Tenmagnet (Chris Shepherd)
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  2. #2
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    I will agree with this, i have been doing rippetoes for 2 months now and my posture has definatly changed, i am much stronger, and i keep receiving comments

    rippetoes workout 3 days a week,

    do the SAME weight for all 3 sets (when u succed move weight up on NEXT workout)

    Workout A:
    Squat-3x5
    Bench Press-3x5
    Deadlift-1x5
    *2x8 Dips

    Workout B:
    Squat-3x5
    Standing Military Press-3x5
    Power Cleans(or Bent Over Barbell Rows)-3x5
    *2x8 Chinups(palms facing you)

    Week 1:
    Day 1: Workout A
    Day 2: Rest
    Day 3: Workout B
    Day 4: Rest
    Day 5: Workout A
    Day 6: Rest
    Day 7: Rest

    Week 2
    Day 1: Workout B
    Day 2: Rest
    Day 3: Workout A
    Day 4: Rest
    Day 5: Workout B
    Day 6: Rest
    Day 7: Rest

    Rotate between weeks 1 & 2.



    forum.bodybuilding.com/showthread.php?t=117429161 - rippetoes

  3. #3
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    i have lordosis like posture.

    how to cure that?..i am guessing working lower abs?
    You're not your job. You're not how much money you have in the bank. You're not the car you drive. You're not the contents of your wallet. You're not your fucking khakis. You're the all-singing, all-dancing crap of the world.

    - Tyler Durden

  4. #4
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    I found that one of the best excercises for posture is doing pulldowns and rows w elbows locked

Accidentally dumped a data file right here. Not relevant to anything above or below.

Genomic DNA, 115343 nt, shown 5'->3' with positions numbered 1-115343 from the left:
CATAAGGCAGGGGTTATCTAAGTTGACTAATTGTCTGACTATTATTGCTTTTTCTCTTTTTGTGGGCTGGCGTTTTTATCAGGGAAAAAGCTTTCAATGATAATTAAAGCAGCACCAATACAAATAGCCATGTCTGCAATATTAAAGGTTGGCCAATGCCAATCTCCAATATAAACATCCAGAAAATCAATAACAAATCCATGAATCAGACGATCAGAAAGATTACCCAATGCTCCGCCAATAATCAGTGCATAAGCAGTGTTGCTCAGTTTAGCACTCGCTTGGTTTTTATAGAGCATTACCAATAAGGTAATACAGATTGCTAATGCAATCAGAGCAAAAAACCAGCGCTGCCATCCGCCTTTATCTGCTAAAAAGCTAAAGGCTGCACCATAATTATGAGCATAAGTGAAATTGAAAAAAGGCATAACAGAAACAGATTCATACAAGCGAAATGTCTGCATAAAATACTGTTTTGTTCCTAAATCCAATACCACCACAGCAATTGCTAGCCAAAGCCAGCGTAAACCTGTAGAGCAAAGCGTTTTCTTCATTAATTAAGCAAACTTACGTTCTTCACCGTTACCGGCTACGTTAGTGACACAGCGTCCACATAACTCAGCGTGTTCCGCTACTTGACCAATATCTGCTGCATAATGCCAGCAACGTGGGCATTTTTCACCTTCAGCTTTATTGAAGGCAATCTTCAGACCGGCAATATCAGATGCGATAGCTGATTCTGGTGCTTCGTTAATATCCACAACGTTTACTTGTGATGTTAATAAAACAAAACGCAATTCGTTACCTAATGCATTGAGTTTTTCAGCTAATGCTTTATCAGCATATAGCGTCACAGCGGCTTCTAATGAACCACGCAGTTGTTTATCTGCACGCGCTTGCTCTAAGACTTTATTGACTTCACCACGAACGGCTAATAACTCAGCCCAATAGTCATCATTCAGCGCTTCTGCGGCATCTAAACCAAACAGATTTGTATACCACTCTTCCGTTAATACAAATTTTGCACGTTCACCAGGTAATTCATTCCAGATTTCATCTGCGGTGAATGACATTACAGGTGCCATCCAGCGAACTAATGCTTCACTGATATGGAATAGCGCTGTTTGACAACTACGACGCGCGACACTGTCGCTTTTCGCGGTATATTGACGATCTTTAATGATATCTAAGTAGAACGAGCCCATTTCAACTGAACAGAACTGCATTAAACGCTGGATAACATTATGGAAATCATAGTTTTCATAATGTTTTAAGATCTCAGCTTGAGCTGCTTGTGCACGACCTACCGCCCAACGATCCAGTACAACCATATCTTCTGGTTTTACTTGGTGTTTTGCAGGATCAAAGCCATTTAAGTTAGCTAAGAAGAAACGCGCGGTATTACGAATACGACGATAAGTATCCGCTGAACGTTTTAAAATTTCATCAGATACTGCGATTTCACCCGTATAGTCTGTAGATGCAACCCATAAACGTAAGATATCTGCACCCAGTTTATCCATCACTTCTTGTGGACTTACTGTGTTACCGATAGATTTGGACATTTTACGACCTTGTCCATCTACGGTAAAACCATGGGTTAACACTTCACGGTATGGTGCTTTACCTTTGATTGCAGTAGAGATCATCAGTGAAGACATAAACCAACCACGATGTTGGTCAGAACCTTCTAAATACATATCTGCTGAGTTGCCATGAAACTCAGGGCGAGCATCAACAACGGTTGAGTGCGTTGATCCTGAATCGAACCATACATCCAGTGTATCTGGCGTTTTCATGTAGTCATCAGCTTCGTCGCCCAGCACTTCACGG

This works the smaller muscles that go vertical near your spine and really help give you a commanding presence and it also pushes your chest out and your chin up

  5. #5
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    DarthWayne: This is from the wikipedia article on Lordosis (FWIW)

    Lordosis of the lower back may be treated by strengthening the abdominal muscles and hamstrings, and by stretching the psoas muscles. Back hyper-extensions on a Roman chair or inflatable ball will strengthen the back muscles but may serve to increase the lordosis.

    If this is the case, abdominal and hamstring exercises are the way to go. Hamstrings, particularly, are hard to isolate, but doing low-back squats and deadlifts properly (emphasis on PROPERLY) will hit them.

    Stronglifts.com has a good article on PSOAS stretches, as well as hamstring work.
    Tenmagnet (Chris Shepherd)
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  6. #6
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    Just started doing the shoulder dislocations you linked to. Those things kick ass. As does this article in general.